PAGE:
It is this ancient practice, once a sacred belief system held by our pre-Christian Brittonic ancestors–kept alive in some Druidic and Wiccan traditions so often ridiculed by modern skeptics–that the crop circles seek to remind us: Life is not dead. We and the Earth are alive.

Eight/Infinity crop circle with central lovers-knot, Milk Hill 08-08-08

Looking back, it is easy to spot this recurring theme. The decade of the 1990s had marked a gradual trend towards an earlier start to the season in April; remarkably, 1999 began on April 3rd! But by contrast, the first half of the ‘noughties was marked by late beginnings–mid-May (2001, 2005), even early June (2002, 2003, 2004 & 2006). 2009 began on time (first crop circle on The Ridgway near Avebury/West Overton on April 17th. In 2008, April 19th marked the beginning with a six-armed spiral at Waden Hill, Avebury. It was also the year of the bee (at Honey Street, no less) on July 27th; the first year crop circles were confirmed in the USA and Brazil; and, with synchronicity we are coming to expect, the famous ‘Eight’/Infinity formation which on 08-08-08 graced Milk Hill, Alton Barnes.

Milk Hill June 2009 crop circle overlay on 08-08-08 ghost

Circles arrived even earlier in 2007, with the Oliver’s Castle seven-arcs on April 15th. 2007 was famous for its ‘Om’ design of 07-07-07–at East Field. This remarkable formation began a trend in croppie thinking of assigning special meaning to specific numerical sequences: a simple form of numerology or gematria. That said, 2006 was a disappointment to many who waited until 21st May for the first sign in East Sussex. According to crop-prophet Freddy Silva, that year was atypical because it was jinxed by a high number of ‘hoax’ cropcircles. By contrast, it was famous for its first-time 3D-special effects formations. They have been entrancing us ever since.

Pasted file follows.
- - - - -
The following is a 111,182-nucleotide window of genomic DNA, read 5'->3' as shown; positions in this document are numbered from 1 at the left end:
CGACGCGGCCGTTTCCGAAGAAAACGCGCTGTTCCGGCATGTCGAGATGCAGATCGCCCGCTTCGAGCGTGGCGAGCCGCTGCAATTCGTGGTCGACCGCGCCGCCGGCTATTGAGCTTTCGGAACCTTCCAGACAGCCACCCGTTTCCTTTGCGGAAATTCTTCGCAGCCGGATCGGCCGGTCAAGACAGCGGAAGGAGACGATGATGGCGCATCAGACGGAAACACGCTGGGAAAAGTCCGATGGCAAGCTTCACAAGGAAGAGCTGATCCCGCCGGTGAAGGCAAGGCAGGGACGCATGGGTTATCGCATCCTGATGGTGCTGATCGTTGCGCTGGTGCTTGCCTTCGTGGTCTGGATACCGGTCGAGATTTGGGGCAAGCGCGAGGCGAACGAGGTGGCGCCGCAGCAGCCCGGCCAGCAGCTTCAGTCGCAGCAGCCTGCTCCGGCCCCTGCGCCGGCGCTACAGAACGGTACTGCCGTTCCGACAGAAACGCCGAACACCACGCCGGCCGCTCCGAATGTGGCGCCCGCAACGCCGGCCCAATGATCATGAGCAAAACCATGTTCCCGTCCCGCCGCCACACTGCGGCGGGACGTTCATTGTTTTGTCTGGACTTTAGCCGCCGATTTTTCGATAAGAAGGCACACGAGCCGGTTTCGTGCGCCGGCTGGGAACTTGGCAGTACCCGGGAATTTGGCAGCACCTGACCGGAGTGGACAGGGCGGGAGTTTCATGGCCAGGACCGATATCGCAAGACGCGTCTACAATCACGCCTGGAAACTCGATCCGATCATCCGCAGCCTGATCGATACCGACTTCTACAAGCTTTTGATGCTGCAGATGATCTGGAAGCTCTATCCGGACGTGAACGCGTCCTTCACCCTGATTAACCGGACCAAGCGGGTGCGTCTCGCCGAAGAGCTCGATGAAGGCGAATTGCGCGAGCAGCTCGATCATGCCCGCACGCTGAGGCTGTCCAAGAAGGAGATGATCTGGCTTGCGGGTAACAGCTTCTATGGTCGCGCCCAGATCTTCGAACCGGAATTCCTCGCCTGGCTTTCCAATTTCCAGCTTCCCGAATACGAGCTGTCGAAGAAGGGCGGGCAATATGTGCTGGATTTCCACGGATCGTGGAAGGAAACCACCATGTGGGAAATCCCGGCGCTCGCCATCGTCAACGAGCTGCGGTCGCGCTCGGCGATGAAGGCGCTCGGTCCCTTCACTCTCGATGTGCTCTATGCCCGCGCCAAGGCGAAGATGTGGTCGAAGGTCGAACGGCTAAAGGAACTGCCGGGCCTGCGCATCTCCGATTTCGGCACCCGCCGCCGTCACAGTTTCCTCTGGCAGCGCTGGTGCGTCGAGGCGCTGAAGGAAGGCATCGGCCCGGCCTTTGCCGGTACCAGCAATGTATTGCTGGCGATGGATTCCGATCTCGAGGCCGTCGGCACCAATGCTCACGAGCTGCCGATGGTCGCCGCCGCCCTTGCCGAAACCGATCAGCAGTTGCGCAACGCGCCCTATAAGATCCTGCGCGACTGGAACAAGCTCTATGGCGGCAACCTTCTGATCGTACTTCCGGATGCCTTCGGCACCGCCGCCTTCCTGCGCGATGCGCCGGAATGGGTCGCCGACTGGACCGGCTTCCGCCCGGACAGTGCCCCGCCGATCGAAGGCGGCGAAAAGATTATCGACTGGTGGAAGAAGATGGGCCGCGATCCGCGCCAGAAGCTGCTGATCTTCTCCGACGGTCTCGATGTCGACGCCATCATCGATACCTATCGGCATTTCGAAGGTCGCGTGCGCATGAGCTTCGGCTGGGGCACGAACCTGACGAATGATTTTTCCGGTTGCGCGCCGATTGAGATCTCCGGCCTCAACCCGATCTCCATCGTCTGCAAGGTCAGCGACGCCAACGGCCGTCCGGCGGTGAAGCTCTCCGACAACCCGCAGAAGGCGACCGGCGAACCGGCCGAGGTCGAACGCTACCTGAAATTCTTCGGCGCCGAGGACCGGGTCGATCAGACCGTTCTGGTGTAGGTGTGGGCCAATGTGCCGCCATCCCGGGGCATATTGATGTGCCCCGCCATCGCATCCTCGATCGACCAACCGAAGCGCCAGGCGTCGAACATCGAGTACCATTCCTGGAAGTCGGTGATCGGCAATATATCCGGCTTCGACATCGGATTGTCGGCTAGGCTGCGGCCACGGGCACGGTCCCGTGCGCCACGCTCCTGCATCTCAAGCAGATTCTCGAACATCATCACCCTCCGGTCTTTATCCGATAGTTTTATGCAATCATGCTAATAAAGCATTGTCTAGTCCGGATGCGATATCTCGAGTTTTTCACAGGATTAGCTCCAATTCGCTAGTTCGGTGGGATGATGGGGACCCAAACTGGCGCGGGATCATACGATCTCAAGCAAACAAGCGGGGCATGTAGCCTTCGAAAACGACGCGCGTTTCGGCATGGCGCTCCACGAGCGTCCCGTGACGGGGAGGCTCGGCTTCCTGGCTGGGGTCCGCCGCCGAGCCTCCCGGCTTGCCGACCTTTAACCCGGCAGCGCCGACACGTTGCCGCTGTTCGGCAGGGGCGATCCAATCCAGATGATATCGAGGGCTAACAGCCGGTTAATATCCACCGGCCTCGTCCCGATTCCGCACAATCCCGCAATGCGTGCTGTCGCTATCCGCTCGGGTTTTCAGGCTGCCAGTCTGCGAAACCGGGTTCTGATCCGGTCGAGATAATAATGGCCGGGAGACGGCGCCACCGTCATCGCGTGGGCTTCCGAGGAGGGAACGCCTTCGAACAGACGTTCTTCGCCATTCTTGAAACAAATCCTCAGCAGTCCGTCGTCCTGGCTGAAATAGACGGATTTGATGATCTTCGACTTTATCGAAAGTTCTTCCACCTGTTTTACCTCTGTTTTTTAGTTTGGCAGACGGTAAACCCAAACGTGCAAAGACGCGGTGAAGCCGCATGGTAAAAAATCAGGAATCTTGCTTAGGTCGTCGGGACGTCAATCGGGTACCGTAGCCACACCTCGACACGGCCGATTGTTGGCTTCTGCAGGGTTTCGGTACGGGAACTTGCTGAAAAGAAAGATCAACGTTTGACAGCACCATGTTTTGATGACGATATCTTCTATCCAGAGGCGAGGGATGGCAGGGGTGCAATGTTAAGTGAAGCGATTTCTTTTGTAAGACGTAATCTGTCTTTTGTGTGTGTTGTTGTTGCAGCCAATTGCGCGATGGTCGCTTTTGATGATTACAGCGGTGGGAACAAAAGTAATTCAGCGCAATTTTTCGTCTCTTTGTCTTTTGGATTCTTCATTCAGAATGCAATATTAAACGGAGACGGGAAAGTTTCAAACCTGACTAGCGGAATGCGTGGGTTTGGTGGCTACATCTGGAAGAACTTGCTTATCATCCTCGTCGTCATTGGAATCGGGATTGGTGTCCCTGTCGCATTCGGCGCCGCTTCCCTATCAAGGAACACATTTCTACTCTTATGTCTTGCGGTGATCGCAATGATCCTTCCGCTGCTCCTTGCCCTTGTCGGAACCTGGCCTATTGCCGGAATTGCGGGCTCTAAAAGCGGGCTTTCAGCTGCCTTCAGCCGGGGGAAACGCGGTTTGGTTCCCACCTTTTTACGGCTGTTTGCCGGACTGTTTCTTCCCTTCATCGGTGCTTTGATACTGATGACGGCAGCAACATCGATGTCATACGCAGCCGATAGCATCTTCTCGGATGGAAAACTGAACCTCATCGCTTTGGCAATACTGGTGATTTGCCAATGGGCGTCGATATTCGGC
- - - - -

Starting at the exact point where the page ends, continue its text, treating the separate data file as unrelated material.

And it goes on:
The Measure of a Man and of an Angel will be the same in the New Jerusalem
Revelation of John 21: 17

Wayland's Smithy '12 Towers' crop circle, reminiscent of the blades of a combine harvester, arrived 08-07-06, photo courtesy Steve Alexander

The world’s first 3D design at Wayland’s Smithy, Oxfordshire, left, –combination skyscraper-overhead, 12-towers and Florence Nightingale’s Rose Diagram–appeared July 8th 2006: 06-07-08. Its proximity to Wayland’s Smithy neolithic burial chamber is not accidental, as it implies a connection between the ancient Saxon god of metalworking and the future of the human race being forged now. The British–as mythologist Barbara Clow has stated bluntly–are not exactly known for their knowledge of their own sacred beginnings. She implies (the reality of) America as a God-fearing race; while the British have no tolerance for the sacred. Many of the most emphatic crop markings of recent years have emphasized this lack of sensitivity to our ancient wisdom and essence of the sacred. Designs have increasingly been sited in close proximity to primeval sacred sites or places of ancient wisdom whose meaning and context have, in general, been studiously ignored.

The Twelve Towers, as the Waylands formation became known, has been likened by crop circle veteran Joseph Mason to the final reckoning of the New Jerusalem in the Revelation of John: Jerusalem was said to measure 12×12=144 cubits, a sacred number meaning ‘Light’, often represented by the cube. His exposition is worth reading for its incisive content and extreme intuition. Wayland’s inate spiraling form has reappeared many times since that year, as a kind of reminder of its End-of-Days message. One also sees in it the ‘Rose Diagram’ of Florence Nightingale–the first time a woman effectively cured an epidemic by alerting the medical community (and the world) to iatrogenic deaths in foul hospital conditions in the Crimea. She made her presentation via a diagram her superiors could visualize, and her visual method changed the way humanity looked at health. In that sense the crop circle message may be our own health warning, an alert that our world may now be in imminent danger, as a result of our own pollution of earth’s fragile systems.

2006 may have been an odd year — no crop circle 06-06-06; a short season that ended abruptly on August 14th. But it did deliver some amazing pieces of inter-dimensional wonder. And from that year onwards, the world croppie audience began sitting up and paying attention.

Seasons come and go and we are learning to expect bigger and more explicit messages. What surfaces above all is the sense of wonder they impart, to thousands who have never actually sat in one or experienced the sense of ‘community’ they intuitively bring to the fields. Many have only seen them from above: the photographic message, shared so willingly and selflessly by dedicated crop circle pilots and photographers and website volunteers. In a gentle, unobtrusive way, it seems that the symbols in the fields are encouraging us to reconnect with our own sense of community–and our own sacred selves.